Transferring embroidery patterns can seem a little tricky at first, until you learn How To Transfer Embroidery Pattern To Fabric and the tricks that make it easy. There are a few methods to choose from, depending on your sewing preferences and what kind of fabric or pattern medium you are working with.
How To Transfer Embroidery Pattern To Fabric
If you’re working with light-weight fabric, you can simply trace the images onto your desired material using a light source such as a light box or window. When tracing around very intricate or small details, use a chalk pencil or water-soluble transfer pen. In a pinch, a sharpened standard No. 2 pencil will also work.
We use lots of design patterns and templates when we’re making our clothes (and other things). In order to see the design clear enough to complete a project, you can hang a piece of paper onto the window. If you don’t have any spare paper, grab a little fabric off the side and make a curtain for yourself!
Just hold your pattern up to the glass, tape it on nicely, so you can see through it clearly; securing your pencil marks with some fabric sticky tape would help too. To brighten up even more, throw in some spoons or forks as decoration – what could be better? 🙂
Iron On Transfer Paper
The next method involves using a lightbox and an iron. This is great because you can make your own stencils from almost any kind of paper or fabric! Using transfer paper and a lightbox, you can trace almost anything onto your choice of material for the perfect stencil for your embroidery project.
Just remember that using Transfer paper means that whatever you’re tracing will be backwards on your final stencil! Remember also to choose sturdy pieces of material (thick burlap works really well) so that your final product won’t disintegrate when you’re actually finished stitching.
Water Soluble Pens
Water soluble marker These markers stay visible on the fabric for a long time and don’t easily fade unless washed off. I was concerned when I first started using them that the moisture of my hand would make the marker disappear, but it actually takes a bit of effort to erase the design.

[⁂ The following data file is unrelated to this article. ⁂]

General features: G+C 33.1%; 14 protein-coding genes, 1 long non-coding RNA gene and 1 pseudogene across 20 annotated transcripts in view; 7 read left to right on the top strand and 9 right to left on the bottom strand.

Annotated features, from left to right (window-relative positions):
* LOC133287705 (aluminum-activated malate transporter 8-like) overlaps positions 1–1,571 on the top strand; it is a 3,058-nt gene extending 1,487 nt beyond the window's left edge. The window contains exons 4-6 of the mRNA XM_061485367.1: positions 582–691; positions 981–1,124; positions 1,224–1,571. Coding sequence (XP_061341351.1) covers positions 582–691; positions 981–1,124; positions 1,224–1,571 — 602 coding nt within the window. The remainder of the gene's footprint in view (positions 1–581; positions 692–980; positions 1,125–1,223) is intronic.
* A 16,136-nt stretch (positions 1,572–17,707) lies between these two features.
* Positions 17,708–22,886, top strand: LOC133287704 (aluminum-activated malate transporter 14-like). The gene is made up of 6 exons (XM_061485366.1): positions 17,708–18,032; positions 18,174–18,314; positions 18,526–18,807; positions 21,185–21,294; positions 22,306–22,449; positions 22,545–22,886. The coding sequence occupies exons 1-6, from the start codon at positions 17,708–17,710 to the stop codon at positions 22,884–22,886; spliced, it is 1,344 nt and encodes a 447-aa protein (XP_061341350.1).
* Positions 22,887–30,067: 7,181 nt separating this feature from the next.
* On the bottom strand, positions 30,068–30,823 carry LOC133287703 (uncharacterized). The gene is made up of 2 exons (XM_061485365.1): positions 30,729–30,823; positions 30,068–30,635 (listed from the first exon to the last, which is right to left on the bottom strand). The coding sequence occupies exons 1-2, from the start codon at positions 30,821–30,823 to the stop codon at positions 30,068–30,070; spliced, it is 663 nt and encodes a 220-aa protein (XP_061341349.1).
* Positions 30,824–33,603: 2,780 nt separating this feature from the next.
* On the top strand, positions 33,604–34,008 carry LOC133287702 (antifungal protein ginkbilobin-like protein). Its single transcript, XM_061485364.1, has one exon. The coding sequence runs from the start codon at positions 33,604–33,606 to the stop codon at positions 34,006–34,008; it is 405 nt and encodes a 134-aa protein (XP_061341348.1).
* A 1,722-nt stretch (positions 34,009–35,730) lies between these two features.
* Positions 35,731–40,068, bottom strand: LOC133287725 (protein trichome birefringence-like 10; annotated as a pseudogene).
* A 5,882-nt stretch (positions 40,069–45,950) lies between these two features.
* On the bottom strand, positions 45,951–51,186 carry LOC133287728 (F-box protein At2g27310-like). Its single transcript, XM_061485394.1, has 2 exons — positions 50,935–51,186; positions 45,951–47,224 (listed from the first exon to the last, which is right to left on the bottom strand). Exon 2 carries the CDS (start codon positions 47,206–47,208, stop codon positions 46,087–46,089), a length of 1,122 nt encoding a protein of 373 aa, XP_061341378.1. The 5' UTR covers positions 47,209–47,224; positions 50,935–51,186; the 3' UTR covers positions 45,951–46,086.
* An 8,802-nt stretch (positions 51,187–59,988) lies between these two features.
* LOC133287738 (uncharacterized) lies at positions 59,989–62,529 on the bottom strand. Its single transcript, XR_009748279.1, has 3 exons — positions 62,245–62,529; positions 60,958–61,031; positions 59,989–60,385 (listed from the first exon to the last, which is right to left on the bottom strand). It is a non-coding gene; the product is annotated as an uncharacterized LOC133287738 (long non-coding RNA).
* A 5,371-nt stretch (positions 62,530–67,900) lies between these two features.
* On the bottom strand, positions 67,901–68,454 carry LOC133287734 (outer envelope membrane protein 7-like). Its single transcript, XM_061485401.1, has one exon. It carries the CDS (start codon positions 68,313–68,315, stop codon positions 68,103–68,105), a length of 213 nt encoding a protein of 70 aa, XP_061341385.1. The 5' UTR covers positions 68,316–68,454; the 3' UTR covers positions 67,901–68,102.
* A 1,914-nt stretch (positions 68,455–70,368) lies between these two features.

While this mug has a permanent design and no writing to smear or run, the glaze on it is somewhat fragile. If you clean it with crumpled water soaked napkins or paper towels, there is a fair bit of chance that you might wipe off the design – but if you make sure to rinse out any mess with lukewarm running water, there shouldn’t be any problems.
Oh, and one more thing, I’ve found that sometimes the design will reappear (or just not fade) when it dries.
Heat Erasable Pens
If you’re looking for easy ways to directly embroider onto fabrics and other materials and do a bit of free-motion drawing, then I recommend using heat erasable laundry markers instead. I did a detailed review of them . Of course, there’s quite a bit more to keep in mind than that when it comes down to preparing for your project, but hopefully this bit of information will help you regardless!
Water Soluble Embroidery Stabilizer
One of my favorite types of stabilizer to use is this Solvy water-soluble sheet, but I do have to say that the water-soluble sheets are a bit more expensive. One great thing about the Solvy is that it’s extremely lightweight, making it perfect for embroidery designs which have very delicate details.
More so, this product comes in various weights for your personal project needs! The baste-able Solvy will not rip easily and is also quite simple to wash and rinse off under running water.
Printable Embroidery Transfer Paper
Simplifying the way people print out PDF patterns, Print-Stitch-Dissolve allows you to print directly onto specially treated patterns – no more tracing paper or designing on a PC. Because theyre printed on freezersize A4s, they’re easy to manage and cut.
Just stick your pattern into a standard printer/scanner, thentheresofix it to your fabric using fusible stabilizers before stitching away. Then say goodbye to stabilizer residue when you dissolve your pattern in water afterward! This method is great for embroidering on clothing.
How To Transfer Embroidery Patterns onto Dark Fabrics
Transferring embroidery patterns onto dark fabrics can be tricky. What if a blue maker won’t show up on the dark fabric? What if you need to transfer a design onto an opaque background?
White Water Soluble Pencils/Chalk Pencils
Water soluble pencils or chalk pencils are white and show up well on dark fabrics. If you’re able to see through your fabric or just want to draw a design on by hand, these work well. The marks come off easily with water when you’re finished.
Saral White Transfer Paper
This thread transfer method is the easiest one to use for dark colored fabrics. Saral paper is the best option if you’re dealing with fabrics that you can’t see through clearly enough to trace well. It’s simple to use, just follow these steps: